Interesting news this week from the majestic mountain in the clouds from which the lords of style congregate and proclaim the rules of words across the land.
The official AP Style has long been a hold-out for the use of the term “black” to describe a, um, black person in news stories, even as individual newspapers changed their internal styles to “African-American.” The Washington Post and NPR are the two examples that come to mind that use the sometimes clunky African-American instead of black. In my sophomore year of college, my head still swimming with all the yearning for political correctness and do-goodedness that would eventually be slowly beaten out of my by the GW administration and its affirmative action policies that required a 95 percent douchebag acceptance rate, I remember using “African-American” in a story about a controversy at Howard University. My managing editor, never one for subtlety, asked me if I knew for a fact these people were from Africa. Well, uh, um, no, I stammered, searching my oversized corduroy pants for my notebook. Well then, they’re just “black,” he said. Lesson learned, I suppose. (That same editor would also make a scene if he thought you were backing into a lead by rocketing his rolling chair backwards from his desk, making beeping noises and yelling “Watch out everyone! I’m backing up here!”)
Note: I just checked and he works for the Salt Lake Tribune now. Another reporter I worked with at that paper was on The Daily Show the other day because he had been reporting in Iraq for Newsweek. Which is exactly like writing about traffic circle construction and tax increment financing, as far as I’m concerned.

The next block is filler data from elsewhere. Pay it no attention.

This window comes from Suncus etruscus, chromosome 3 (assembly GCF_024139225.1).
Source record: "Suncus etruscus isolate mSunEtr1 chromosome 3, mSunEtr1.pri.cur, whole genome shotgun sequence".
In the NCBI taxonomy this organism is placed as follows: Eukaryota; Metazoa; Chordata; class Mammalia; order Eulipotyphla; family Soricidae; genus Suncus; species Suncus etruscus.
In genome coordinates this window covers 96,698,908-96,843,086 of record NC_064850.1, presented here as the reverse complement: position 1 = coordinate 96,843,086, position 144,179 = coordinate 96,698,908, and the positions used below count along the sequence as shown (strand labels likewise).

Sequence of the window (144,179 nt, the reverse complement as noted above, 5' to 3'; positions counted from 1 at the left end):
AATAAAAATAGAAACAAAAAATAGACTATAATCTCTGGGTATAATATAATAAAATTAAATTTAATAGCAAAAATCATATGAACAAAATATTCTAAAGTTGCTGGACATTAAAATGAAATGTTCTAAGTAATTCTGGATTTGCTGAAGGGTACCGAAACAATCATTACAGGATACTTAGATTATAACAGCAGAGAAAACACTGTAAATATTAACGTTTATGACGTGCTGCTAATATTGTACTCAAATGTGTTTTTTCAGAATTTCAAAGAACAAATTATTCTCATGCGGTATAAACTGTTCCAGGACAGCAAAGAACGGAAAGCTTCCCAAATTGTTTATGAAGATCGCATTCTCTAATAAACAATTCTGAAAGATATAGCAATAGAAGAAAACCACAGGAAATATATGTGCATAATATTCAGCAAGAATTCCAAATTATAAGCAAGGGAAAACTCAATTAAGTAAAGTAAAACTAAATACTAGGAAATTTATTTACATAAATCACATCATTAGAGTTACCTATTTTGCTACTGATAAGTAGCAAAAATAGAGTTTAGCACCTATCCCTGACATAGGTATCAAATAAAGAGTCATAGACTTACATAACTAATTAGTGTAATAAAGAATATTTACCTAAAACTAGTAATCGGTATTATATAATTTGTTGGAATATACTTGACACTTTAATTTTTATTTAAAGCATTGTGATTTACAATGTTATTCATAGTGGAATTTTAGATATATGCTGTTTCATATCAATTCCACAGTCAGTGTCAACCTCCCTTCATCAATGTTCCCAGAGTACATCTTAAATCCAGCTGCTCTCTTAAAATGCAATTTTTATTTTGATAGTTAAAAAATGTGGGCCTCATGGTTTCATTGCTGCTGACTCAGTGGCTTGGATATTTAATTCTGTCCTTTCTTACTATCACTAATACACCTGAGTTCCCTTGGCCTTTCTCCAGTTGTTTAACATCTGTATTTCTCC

But lo, the clouds hath parted and the booming voice of style deities has spake into the changing winds. AP Style now accepts African-American as a description of black people. It is unclear what phrasing Vogue used when describing LeBron James, however.
Here’s the AP update we received:
Acceptable for an American black person of African descent. Black is also acceptable. The terms are not necessarily interchangeable. People from Caribbean nations, for example, generally refer to themselves as Caribbean-American. Follow a person’s preference. See nationalities and races, and race entries.
Acceptable for a person of the black race. (Use Negro only in names of organizations or in quotations.) Do not use colored as a synonym. See colored, nationalities and races, and race entries.
So this creates an interesting question. If African-American is acceptable only for people genuinely of African descent, are we as reporters not obligated to ask everyone where their ancestry comes from? If so, why not fine tune it to say “Nigerian-American,” or “Kenyan-American?” Or you have the indelicate task of asking a question “What do you prefer to be called?” I’m sure most interview subjects would prefer to you not really parse race politics in your article.
Not being a blackrican-American person myself, but sympathetic to the cause, I don’t know the best way to handle this. I have a feeling continuing to use “black” and “white” to describe people when necessary will win out, only because hyphenated descriptions are far too clunky for your average news story, and race is so imprecise a way to describe someone anyhow. Most of the instances when race is relevant in a news story is when it’s a factor in someone’s treatment or someone’s actions. The Media have a horrible habit of classifying all persons of race as a monolithic slab, such as the Will Black People Vote For Obama? frenzy of late or the
How Do Hispanics Feel About Immigration? question that Lou Dobbs wets himself over at night.
So does this represent some seismic shift in the way media talk about race? Probably not. But us white people do love talking about how uncomfortable we are talking about race.